defining “enough”.

There has been a word that has been echoing throughout my life lately. And that word is enough.

I’m slowly but surely plugging through Jon Acuff‘s book Quitter: Closing the Gap Between Your Day Job & Your Dream Job and I came across a section yesterday that really resonated with me — defining your “enough”. 

In the book, he describes your definition of “enough” as the point of success you have in life where you don’t need anything else to be content. As for Jon, he wrote himself a letter when his blog became successful and turned into a book to remind him of what was “enough” for him. Here’s an excerpt:

But in the midst of this time I want you to remember that a few weeks ago (in March 2009) you sat outside with Jenny on the side of your house in the brown Adirondack chairs with the sun setting and you thought to yourself, “This is enough. I have a beautiful wife, a house to live in, two wonderful children, a job. This is enough. There’s no reason to chase money or material possessions when the book comes out. I have enough.”

Switching gears completely, I know I have been uncharacteristically quiet about it so far, but the Time Magazine cover heard round the world also bears this word.

Am I mom enough? Jeez, I guess not, since I don’t plan on continuing to breastfeed my kid when he’s tall enough to reach the microwave.

This “enough” has been unmistakably evident in my life as of late. Am I working enough? Am I making enough money to afford to be a good mother? Is my apartment safe enough? Does my husband love me and our son enough to never leave us? Am I volunteering enough? Am I praying enough?

As if my own standards for “enough” weren’t already too high, my whole life I’ve tried to live up to other people’s ideas of “enough”: being pretty enough, skinny enough, good enough, successful enough, Christian enough, smart enough, down to earth enough, fun enough, happy enough…

Just enough in general.

With a baby on the way and a seemingly unending laundry list of things to be worried about, I’ve officially given up. There is only so much I can do or be. When is being “enough”… well… enough?

And so, I’ve decided to take a page out of Jon Acuff’s book and define my own enough in a letter to Future Me, with the hope that I’ll refer back to it when I don’t feel enough.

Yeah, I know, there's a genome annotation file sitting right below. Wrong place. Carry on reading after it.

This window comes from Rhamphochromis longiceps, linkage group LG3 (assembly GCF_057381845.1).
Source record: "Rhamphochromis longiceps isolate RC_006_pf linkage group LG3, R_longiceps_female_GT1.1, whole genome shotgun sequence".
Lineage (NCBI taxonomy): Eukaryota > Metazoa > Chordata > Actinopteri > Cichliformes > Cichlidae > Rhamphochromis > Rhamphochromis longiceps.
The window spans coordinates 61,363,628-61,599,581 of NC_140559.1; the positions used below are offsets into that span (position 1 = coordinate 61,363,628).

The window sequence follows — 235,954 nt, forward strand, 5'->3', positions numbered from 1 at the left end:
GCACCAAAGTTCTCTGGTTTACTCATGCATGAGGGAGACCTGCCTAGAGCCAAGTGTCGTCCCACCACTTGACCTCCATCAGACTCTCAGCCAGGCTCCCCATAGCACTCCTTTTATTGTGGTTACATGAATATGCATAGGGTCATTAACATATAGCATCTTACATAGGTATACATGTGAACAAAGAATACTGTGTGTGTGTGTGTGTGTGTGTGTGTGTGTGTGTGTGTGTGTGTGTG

Dear Future Lindsay,

At this moment in time, you’re probably in your cubicle at work, trying hard to focus on the task at hand, but finding yourself distracted by several things: the guilt that comes along with the fact that you’re not at home with your son; the fact that whomever is home with him is probably surrounded by the rest of the things you’re worried about; dirty diapers, dirty dishes, piles of laundry, and a litter box that is screaming to be emptied. You’re more than likely stressed out about the fact that you’re not entirely sure how you’re going to afford to feed your family something healthy this week, either. How many times a week can you have pizza before Congress decides it’s not a vegetable anymore?

Take a deep breath. Relax. Remember that you are doing everything you can. You are doing enough. You are  enough.

You have a husband who loves you and takes care of you and your baby. You have a job; even if that job doesn’t pay much, it does allow for you, your husband, and your son to have health insurance. You are part of a wonderful church community that loves you and cherishes your involvement. You are surrounded by countless friends and family who not only know everything about you, but love you regardless and want the best for you. You live in a safe neighborhood. And even if you don’t know the first thing about decorating, your house has character. Even when it’s messy.

You gave birth to a beautiful baby boy who clings to you in a way that no one else can experience. You are his source of life and sustenance. And even when he grows up to be a teenager and hate you, you’ll still be his Mommy. You’ll still be enough.

Above all of that, you have a God who loves you enough to die for you. He will never forsake you or leave you, even when you’re too tired to put away the laundry or vacuum or load the dishwasher. 

This is enough. You have enough. Remember that.

Love always,

Past Lindsay

P.S. Don’t worry about losing the baby weight. Seriously. Your husband will probably become inconsolable if you go back down to your original bra size anyway. Just embrace it.

P.S.S. Don’t eat the entire strawberry pie in the fridge. Sure it’s delicious but your stomach is going to haaaate you.

P.S.S.S. Has Michelle Obama found your blog and asked you over for dinner yet? Just curious.

What is YOUR enough?

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3 thoughts on “defining “enough”.

  1. In a world where we are constantly sold the nearly impossible idea that X = Enough, I’m really glad to see you writing about it! We all are so much more than a skinny (or heavy) figure, clean home, money maker, super mom, etc. And thank you for the reminder that especially and always in God’s eyes, I am already enough.

  2. Random comment but… I got that cool thing while reading this where a word, repeated often, looses its meaning AND, in this case, its pronunciation: “EEE-now-ggguh”!!!!
    LOLS!!! I feel like that’s a perfectly appropriate response!! xxoo

  3. Pingback: secrets. | fueled by diet coke

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